Binghamton University Professors honored with 'distinguished' rank
Stephen David Ross, professor of philosophy and comparative literature at Binghamton University, State University of New York, has been promoted to distinguished professorship, a tenured University ranking that is conferred for consistently extraordinary accomplishment.
The State University of New York Board of Trustees announced 11 such appointments last week. Recipients are nominated for this honor by their campus presidents for having achieved national or international prominence and an established reputation in their field of expertise.
Ross, who began teaching at Binghamton in 1967, is the author of 26 books, a widely read anthology in aesthetics and philosophy of art and numerous articles. His most recent books are The Gift of Property: Having the Good, betraying genitivity, economy and ecology, an ethic of the earth; The Gift of Self: Shattering, Emptiness, Betrayal; and The World as Aesthetic Phenomenon, the image in abundance, the wonder of the earth, which is forthcoming.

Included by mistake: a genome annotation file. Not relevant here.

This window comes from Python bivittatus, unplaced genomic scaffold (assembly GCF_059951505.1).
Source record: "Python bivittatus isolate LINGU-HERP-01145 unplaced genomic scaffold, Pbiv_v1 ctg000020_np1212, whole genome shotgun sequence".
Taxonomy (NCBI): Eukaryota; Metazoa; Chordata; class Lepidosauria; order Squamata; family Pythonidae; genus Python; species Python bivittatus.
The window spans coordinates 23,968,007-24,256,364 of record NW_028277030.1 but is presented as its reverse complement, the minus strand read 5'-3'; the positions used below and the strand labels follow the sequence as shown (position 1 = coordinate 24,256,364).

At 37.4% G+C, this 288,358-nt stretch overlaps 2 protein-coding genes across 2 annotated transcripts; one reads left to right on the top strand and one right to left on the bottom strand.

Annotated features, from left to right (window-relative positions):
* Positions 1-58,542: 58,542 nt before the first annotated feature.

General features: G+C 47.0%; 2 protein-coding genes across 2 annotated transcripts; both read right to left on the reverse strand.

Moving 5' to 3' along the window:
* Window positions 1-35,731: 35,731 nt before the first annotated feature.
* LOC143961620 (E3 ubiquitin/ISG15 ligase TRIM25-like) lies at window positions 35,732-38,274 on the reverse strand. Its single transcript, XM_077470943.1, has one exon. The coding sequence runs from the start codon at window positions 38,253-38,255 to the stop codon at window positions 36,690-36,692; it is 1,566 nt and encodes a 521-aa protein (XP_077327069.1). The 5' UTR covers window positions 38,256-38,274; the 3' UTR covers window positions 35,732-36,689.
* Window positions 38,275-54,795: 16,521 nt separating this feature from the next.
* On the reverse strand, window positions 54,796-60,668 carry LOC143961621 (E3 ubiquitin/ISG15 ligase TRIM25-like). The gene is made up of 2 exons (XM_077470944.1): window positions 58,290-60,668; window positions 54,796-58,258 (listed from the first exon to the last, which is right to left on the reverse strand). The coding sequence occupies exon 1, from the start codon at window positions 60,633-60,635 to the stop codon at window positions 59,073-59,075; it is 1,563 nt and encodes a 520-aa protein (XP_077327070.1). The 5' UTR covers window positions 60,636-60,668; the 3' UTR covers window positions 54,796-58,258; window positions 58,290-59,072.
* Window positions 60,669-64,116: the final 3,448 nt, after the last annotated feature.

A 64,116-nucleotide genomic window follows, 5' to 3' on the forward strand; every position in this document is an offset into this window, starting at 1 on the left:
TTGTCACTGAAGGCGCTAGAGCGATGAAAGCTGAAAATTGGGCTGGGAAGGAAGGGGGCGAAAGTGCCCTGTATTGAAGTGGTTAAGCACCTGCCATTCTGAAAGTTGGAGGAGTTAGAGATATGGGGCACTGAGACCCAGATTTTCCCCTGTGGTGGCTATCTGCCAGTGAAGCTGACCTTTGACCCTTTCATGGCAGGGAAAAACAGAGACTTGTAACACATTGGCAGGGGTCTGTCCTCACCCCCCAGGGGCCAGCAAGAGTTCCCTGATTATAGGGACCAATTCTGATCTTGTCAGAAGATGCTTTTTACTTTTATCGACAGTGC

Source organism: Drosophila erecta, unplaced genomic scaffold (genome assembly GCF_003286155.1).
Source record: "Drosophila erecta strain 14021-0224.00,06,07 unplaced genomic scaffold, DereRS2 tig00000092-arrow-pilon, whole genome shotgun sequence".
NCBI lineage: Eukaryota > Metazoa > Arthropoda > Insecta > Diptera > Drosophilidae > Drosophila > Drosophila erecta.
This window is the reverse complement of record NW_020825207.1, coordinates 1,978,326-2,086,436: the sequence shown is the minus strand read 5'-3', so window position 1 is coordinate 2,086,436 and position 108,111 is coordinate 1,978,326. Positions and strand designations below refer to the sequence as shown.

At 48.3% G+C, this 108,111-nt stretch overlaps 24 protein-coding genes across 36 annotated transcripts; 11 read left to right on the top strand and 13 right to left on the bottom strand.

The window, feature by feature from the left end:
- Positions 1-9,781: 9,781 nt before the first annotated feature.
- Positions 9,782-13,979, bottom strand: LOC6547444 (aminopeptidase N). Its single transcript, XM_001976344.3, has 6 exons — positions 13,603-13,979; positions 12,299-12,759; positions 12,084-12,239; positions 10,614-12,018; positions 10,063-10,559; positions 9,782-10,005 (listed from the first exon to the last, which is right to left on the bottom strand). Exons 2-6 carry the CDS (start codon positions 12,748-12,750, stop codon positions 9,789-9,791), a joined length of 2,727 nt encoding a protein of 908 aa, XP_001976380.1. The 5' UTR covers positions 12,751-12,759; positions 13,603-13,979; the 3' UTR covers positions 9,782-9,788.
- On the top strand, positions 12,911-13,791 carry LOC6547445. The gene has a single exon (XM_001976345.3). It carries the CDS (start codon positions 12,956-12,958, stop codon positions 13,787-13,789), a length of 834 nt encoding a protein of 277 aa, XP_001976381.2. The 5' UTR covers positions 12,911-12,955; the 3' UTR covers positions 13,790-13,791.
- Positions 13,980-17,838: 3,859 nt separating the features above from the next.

His thinking evolved from American Pragmatism through Process Philosophy to Continental Philosophy, seeking through imagination and reflection to open new interdisciplinary questions concerning art, language, ethics and politics.
President Lois B. DeFleur wrote in nominating Ross for promotion: “His work on ‘the good’ renews an overdue examination of philosophy’s answer to some elemental human questions. The level of skill with which he dissects these subjects demonstrates his nearly unmatched mastery of the history of philosophy.”
Ross founded the Philosophy, Interpretation and Culture Program at Binghamton. This interdisciplinary program addresses the ways in which cultural forms of knowledge and expression shape and are shaped by human practices and experience. In 1998, he established the Stephen David Ross University & Community Projects Fund to encourage collaboration among University faculty, staff and students with local service organizations to benefit Greater Binghamton.
Ross, who received his bachelor’s degree from Columbia in 1956, also earned a master’s degree in mathematics and a doctorate in philosophy from Columbia. He lives in Binghamton.